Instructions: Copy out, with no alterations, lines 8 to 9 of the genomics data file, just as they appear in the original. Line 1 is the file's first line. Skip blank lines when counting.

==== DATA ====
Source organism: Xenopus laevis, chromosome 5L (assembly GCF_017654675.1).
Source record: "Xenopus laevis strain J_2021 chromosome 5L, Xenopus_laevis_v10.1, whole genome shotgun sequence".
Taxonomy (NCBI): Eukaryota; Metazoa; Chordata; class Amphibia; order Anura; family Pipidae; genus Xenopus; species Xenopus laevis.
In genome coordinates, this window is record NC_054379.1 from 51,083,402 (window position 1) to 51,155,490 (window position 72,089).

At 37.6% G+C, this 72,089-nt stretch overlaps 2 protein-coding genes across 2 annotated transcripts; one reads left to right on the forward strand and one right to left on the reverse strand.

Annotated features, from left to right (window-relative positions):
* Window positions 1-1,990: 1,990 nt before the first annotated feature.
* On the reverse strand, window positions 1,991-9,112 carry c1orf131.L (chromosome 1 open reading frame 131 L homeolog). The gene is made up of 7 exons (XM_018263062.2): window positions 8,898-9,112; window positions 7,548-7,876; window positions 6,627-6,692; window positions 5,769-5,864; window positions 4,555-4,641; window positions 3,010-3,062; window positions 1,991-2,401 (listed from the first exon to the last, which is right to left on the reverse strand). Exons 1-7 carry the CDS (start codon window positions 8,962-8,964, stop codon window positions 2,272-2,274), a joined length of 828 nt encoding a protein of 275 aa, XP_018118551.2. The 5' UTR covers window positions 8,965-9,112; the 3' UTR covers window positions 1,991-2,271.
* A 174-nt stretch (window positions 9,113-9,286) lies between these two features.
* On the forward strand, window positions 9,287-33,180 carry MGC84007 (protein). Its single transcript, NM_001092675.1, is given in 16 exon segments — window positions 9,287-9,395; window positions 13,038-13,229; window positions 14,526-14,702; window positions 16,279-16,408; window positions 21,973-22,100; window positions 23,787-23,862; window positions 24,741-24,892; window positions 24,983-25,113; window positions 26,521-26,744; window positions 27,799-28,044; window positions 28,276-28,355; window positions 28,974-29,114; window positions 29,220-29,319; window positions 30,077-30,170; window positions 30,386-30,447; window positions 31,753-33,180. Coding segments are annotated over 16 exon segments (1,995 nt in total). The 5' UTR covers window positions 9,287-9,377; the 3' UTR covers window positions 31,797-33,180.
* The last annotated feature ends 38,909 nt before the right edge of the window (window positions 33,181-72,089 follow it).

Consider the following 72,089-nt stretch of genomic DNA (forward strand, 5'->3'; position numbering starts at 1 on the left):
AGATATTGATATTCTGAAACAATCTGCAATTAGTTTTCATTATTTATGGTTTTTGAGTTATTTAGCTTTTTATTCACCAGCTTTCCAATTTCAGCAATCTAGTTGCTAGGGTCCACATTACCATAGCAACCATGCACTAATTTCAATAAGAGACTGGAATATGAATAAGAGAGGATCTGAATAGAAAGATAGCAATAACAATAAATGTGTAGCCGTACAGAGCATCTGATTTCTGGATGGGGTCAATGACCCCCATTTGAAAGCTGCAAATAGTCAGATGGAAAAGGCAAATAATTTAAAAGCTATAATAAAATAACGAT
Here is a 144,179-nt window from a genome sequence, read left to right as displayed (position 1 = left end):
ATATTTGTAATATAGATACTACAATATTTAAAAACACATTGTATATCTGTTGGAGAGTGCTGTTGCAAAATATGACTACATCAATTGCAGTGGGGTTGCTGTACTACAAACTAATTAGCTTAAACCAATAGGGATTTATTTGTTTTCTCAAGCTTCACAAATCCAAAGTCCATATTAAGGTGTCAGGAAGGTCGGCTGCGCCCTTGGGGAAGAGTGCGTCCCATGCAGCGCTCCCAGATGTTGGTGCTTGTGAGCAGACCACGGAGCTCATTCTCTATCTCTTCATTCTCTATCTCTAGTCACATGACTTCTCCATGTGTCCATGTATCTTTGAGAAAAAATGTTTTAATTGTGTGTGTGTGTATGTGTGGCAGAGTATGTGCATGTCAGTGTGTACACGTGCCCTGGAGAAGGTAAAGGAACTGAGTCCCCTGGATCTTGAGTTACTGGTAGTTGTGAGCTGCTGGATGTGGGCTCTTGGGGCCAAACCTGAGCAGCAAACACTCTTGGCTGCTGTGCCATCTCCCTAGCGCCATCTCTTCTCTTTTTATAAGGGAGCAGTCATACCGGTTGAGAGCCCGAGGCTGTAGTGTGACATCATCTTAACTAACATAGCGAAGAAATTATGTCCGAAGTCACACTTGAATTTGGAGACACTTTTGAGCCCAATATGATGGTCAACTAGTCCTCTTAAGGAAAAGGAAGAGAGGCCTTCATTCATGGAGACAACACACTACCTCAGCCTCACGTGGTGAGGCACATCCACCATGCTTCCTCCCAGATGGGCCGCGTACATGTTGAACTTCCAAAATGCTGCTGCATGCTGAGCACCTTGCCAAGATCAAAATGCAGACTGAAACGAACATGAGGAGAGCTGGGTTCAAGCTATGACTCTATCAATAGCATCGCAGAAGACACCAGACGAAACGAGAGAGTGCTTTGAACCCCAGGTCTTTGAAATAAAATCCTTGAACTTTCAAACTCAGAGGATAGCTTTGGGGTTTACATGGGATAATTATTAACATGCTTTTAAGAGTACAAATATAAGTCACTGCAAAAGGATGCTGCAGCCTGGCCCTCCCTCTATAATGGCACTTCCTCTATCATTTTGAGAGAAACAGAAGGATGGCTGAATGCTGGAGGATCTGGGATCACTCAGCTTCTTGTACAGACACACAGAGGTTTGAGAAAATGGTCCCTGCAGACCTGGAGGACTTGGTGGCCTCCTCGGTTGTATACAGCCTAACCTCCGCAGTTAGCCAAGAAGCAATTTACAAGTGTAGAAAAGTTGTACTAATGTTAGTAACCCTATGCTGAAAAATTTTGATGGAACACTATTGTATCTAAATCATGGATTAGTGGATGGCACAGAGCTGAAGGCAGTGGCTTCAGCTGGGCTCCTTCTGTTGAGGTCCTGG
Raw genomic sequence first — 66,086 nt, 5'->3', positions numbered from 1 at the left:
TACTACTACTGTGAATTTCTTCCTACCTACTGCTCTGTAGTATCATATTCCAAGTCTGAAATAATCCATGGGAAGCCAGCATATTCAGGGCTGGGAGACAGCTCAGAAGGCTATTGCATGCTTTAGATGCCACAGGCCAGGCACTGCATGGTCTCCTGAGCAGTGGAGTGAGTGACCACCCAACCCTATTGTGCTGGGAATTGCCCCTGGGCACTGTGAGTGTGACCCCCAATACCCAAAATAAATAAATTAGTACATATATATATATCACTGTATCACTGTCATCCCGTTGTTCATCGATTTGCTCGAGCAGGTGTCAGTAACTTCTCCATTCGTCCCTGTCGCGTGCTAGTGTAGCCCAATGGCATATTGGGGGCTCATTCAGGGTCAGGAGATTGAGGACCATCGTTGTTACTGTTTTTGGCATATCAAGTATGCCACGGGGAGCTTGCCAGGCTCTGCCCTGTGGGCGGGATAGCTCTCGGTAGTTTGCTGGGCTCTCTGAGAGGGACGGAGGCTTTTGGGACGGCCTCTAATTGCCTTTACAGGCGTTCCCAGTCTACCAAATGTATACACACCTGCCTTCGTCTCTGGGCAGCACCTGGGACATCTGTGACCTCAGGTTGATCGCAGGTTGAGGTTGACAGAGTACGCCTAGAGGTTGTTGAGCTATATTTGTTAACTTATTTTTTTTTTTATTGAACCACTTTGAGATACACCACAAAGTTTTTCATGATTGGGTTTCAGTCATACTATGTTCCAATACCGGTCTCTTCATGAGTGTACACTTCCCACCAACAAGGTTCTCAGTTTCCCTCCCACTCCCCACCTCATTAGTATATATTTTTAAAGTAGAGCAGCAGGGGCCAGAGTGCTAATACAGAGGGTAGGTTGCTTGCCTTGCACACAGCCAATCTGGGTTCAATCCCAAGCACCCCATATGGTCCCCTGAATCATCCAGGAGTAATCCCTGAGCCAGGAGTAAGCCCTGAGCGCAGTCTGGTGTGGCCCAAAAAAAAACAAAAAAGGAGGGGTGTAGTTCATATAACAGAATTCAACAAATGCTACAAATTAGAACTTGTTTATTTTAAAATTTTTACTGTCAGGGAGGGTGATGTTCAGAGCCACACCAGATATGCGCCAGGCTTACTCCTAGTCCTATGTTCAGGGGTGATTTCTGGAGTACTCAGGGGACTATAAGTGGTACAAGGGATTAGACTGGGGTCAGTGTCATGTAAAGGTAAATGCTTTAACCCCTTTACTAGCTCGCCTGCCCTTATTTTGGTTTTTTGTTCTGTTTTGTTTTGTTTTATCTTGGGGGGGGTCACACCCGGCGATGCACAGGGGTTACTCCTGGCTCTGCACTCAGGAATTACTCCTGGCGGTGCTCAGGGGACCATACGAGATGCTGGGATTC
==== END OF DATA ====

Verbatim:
* On the reverse strand, window positions 1,991-9,112 carry c1orf131.L (chromosome 1 open reading frame 131 L homeolog). The gene is made up of 7 exons (XM_018263062.2): window positions 8,898-9,112; window positions 7,548-7,876; window positions 6,627-6,692; window positions 5,769-5,864; window positions 4,555-4,641; window positions 3,010-3,062; window positions 1,991-2,401 (listed from the first exon to the last, which is right to left on the reverse strand). Exons 1-7 carry the CDS (start codon window positions 8,962-8,964, stop codon window positions 2,272-2,274), a joined length of 828 nt encoding a protein of 275 aa, XP_018118551.2. The 5' UTR covers window positions 8,965-9,112; the 3' UTR covers window positions 1,991-2,271.
* A 174-nt stretch (window positions 9,113-9,286) lies between these two features.